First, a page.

It's also true. Well done.
I get fired up about things. That's how I like to think of it anyway. Those who have spent time around me while driving in traffic or after tickets to the Adele concert sell out in one hour might have other ideas. Whatevs. I'm going to put a positive spin on it. There are certain things that just get me going. Such as: acoustic guitar, ultimate frisbee, ice cream, and my sketchbook. That is just a short list, of course, but you just need to know that if something is really awesome, I am apt to get unreasonably excited about it.
In the world of food, one of these especially terrific things happens to be butter. Yes. I love butter. It's true. Paula Deen might be a little nuts, but she's sure got one thing right--butter is where it's at. Fat = flavor, and butter is king. That's why the best cookies, cupcakes, scones and biscuits are made with it. Think of all the things it's good for: cookies, mashed potatoes, and pie crust, spread on fresh bread, slathered on pancakes....the list goes on and on and ON. Mmmmm....butter is definitely something to get excited about
I'm going to go all sciencey-nutrition-student on you now, as you're thinking, "Well! Butter is surely terrible for me--only meant to be had in instances of indulgence or emotional weakness--it will most surely make me fat and immediately give me heart disease!" False, people, FALSE! Butter (along with the other healthy fats) is, contrary to what you might think, not where the problem is. Our bodies NEED good fats for so many essential processes--think about fat-soluble vitamins, for example. They're pretty important for many things, and if we didn't consume fat in our diet, we would be virtually unable to utilize them. Fats also help to aid in digestion--especially grains and protein. Yes, that butter on your bread actually facilitates more efficient digestion and nutrient absorption. The fat that is marbled in meat does the same thing, helping to aid in protein breakdown and uptake, and helping us to efficiently use those vitamins. Doesn't fat make us fat, though? You're still thinking this. Well, the short answer is no. The longer, more scientific, sure-to-bore-you answer has to do with how different types of fat (i.e. saturated vs. monounsaturated vs. polyunsaturated, etc.) are metabolized differently by the body, and the kinds of fat you have in your diet can make a difference...zzzzzzzzzzzzzzzzz....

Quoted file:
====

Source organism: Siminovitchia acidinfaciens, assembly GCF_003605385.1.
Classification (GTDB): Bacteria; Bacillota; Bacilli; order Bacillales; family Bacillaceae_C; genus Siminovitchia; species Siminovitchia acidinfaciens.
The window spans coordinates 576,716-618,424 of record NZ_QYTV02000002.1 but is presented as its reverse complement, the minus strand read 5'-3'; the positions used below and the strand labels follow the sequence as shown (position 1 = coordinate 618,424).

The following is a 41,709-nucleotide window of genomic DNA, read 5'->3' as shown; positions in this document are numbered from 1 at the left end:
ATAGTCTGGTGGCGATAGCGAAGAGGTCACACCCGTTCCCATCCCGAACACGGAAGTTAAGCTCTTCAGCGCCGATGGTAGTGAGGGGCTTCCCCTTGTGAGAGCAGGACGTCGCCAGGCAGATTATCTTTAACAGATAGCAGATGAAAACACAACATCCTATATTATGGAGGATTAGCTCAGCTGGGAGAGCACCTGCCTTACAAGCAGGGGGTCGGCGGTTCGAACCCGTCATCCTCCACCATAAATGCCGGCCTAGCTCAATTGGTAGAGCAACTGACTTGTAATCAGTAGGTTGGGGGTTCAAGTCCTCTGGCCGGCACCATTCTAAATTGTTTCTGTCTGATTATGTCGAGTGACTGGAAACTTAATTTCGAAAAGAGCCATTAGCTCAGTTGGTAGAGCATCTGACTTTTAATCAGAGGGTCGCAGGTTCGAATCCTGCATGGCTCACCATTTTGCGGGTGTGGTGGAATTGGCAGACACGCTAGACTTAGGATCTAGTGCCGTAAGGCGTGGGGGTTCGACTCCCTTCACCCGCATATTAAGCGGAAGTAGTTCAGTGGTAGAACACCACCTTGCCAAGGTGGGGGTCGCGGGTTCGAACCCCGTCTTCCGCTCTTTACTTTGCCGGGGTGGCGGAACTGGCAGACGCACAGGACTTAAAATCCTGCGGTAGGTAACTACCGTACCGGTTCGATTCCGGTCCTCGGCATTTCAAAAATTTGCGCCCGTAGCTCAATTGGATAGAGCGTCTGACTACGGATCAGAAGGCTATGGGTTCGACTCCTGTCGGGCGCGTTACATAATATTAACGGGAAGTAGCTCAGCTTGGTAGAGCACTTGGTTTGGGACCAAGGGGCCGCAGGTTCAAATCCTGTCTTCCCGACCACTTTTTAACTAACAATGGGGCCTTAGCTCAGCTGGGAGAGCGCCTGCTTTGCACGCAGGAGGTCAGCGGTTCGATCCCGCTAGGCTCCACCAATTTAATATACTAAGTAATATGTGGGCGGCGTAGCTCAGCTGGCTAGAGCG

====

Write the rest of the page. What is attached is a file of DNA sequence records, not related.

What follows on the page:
Oh no, I've put you to sleep--so sorry, I'll stop now (even thought I could go on and on...).
SO, back to butter! Well, it is delightful, and our ancestors ate it for years without any trouble with heart disease/diabetes, etc, so it seems logical that things should work out the same for us in this day and age, right? That's what I think. Now that I have sufficiently raved about butter, I am going to introduce you to another of my favorite fats--and one that is incredibly healthy (woot!)--coconut oil. This stuff is pretty great, if you ask me--I've actually thought so for quite some time now. Apparently others are starting to figure it out as well, even in the world of mainstream headlines--I was SO excited when I saw this article in the New York Times about the health benefits of coconut oil. It's about time, I'd say! You should read it, I think you might find it interesting. Hooray for good fats!